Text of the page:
“It’s high quality education made accessible and affordable for people like us, who cannot go to IITs and take that artificial intelligence course. Because, it is only being offered to the students enrolled in the Computer Science course,” added Damera.
Eruditus has established a large learning science initiative in the company, where it tracks things like what kind of pedagogical tools lead to better outcomes. Post which, the instructional design team works closely with the course faculty to design the course, which usually takes about six months.
Leveraging Tech For Effective Online Education
This approach is clearly very different from other massive open online courses (MOOCs) platforms such as coursera and edX. According to Damera, by simply uploading the video lectures and reading material on the platform, one cannot expect the students to learn effectively. The company claims to have a 90% completion rate on their courses, which is considerably higher than the completion rate of other global platforms who have been struggling to boost their dropping completion rates.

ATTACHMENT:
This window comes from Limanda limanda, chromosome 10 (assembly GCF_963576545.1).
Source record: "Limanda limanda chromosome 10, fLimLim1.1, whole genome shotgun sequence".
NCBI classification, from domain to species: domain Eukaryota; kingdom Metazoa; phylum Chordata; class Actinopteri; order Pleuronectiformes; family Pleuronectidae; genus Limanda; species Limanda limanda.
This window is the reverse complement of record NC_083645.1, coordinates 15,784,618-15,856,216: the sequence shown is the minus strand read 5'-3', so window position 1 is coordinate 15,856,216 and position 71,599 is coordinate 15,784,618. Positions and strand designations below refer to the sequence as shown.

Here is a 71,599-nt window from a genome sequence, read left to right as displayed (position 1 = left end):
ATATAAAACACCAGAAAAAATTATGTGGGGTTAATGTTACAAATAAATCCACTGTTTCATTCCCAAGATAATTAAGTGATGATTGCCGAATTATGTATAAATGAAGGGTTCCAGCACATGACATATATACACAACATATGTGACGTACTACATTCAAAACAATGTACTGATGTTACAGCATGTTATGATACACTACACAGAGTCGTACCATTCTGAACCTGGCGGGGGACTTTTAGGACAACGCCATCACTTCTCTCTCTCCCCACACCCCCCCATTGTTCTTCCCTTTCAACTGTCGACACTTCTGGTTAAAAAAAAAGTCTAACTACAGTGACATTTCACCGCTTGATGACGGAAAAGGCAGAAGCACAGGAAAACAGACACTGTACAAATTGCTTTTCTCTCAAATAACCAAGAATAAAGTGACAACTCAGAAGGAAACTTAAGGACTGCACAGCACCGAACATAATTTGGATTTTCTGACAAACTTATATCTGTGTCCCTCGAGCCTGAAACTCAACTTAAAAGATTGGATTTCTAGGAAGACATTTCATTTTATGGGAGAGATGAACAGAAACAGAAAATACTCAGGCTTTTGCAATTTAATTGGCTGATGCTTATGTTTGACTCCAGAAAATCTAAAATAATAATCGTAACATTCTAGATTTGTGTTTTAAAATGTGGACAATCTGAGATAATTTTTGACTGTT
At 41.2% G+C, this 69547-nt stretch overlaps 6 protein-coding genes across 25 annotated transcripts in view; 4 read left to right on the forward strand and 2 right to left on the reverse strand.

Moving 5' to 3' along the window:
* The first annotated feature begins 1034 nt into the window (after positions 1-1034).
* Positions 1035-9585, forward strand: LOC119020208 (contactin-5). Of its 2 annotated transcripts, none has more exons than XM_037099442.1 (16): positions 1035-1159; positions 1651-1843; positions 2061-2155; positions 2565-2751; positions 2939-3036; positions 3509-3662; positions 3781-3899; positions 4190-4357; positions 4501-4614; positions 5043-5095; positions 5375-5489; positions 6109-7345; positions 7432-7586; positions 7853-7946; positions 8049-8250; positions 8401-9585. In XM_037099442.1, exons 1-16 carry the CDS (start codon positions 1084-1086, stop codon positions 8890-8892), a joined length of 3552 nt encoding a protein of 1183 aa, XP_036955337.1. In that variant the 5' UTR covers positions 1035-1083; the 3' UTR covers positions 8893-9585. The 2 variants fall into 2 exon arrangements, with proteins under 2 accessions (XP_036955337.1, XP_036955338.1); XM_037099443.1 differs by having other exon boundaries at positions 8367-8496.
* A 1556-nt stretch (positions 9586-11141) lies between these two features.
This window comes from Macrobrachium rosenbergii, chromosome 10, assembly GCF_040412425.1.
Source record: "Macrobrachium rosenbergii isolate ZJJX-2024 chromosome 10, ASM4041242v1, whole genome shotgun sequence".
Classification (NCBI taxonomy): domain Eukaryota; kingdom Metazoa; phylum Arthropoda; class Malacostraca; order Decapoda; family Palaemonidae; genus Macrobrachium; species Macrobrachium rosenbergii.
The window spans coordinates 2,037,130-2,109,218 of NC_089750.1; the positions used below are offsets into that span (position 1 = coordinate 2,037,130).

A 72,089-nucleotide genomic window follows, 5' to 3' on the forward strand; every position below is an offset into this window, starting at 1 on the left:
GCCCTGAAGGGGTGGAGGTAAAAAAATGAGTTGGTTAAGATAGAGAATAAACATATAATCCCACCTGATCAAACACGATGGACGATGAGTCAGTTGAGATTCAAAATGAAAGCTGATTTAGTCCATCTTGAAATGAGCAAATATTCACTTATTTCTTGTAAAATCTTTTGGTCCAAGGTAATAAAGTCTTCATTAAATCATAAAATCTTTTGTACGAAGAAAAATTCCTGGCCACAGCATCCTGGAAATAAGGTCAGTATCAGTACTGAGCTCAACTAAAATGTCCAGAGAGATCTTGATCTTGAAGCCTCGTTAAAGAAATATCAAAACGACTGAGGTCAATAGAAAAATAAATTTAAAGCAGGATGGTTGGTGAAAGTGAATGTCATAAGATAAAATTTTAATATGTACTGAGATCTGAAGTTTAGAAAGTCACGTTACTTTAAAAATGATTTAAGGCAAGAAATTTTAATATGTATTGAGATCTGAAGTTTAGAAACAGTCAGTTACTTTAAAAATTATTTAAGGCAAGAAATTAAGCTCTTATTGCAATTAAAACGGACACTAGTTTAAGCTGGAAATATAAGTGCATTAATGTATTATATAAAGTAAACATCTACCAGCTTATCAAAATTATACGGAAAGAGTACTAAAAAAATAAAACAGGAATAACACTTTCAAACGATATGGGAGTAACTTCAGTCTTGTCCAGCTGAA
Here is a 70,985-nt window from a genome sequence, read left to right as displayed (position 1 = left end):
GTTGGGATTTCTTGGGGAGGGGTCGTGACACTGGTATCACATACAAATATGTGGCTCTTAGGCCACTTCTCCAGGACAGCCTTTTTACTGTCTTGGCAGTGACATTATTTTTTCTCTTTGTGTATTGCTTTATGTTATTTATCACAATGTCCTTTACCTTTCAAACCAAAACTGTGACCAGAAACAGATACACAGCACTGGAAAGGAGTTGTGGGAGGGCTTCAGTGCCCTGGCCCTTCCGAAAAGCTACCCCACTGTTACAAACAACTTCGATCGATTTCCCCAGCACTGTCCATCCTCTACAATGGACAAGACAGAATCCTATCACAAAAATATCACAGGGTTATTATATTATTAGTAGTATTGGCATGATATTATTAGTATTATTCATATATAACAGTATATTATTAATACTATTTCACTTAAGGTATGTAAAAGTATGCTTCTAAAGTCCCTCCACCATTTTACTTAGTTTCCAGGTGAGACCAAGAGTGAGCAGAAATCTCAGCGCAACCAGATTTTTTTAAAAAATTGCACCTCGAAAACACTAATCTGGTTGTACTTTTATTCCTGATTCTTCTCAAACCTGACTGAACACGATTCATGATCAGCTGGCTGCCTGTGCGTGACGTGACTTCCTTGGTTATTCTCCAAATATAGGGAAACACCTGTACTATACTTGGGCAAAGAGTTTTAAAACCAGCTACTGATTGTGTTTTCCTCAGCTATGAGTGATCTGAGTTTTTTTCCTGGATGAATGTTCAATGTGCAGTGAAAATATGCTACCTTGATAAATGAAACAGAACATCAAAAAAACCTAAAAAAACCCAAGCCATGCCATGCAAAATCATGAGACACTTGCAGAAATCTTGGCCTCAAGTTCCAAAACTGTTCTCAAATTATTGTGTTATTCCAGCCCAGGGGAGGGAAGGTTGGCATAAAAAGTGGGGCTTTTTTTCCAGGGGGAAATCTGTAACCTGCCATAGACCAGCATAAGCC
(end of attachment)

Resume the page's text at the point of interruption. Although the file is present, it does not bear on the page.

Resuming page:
In addition to the unique course design, the company also works on making the online courses more hands-on and practical with features such as practical case study, simulation, role plays and other similar pedagogies. But such learning pedagogies are easier to execute in a physical classroom, how does one make it work online?
“We had to build a lot of technology to make this happen. People log on at the same time, and then technology automatically puts them into different groups based on certain constraints. And then, people negotiate, discuss and come back. So though the content framework, and learning outcomes are similar, we adapted to the medium using technology,” Damera added.
Another example of such technological interventions are the multiplayer simulation games, for instance, a digital marketing student is learning to create a social media campaign on Facebook. So in the simulation, they will be given seven products and a budget to spend in marketing these products on Facebook. Certain variables are built into the simulation to define how things will play out. At the end of the simulation, students can then look at the various strategies used by their peers and also learn from them.
Course assignment results are also shared with the course tutor, who gets notified if a student is getting a low mark consistently. Then the course tutor may then reach out to this person and connect one on one to help with the problem areas.
“One of the beliefs that has always stayed with people is that somehow online education is inferior to classroom education. With these technology integrations, we are trying to prove that online education is better than classroom.”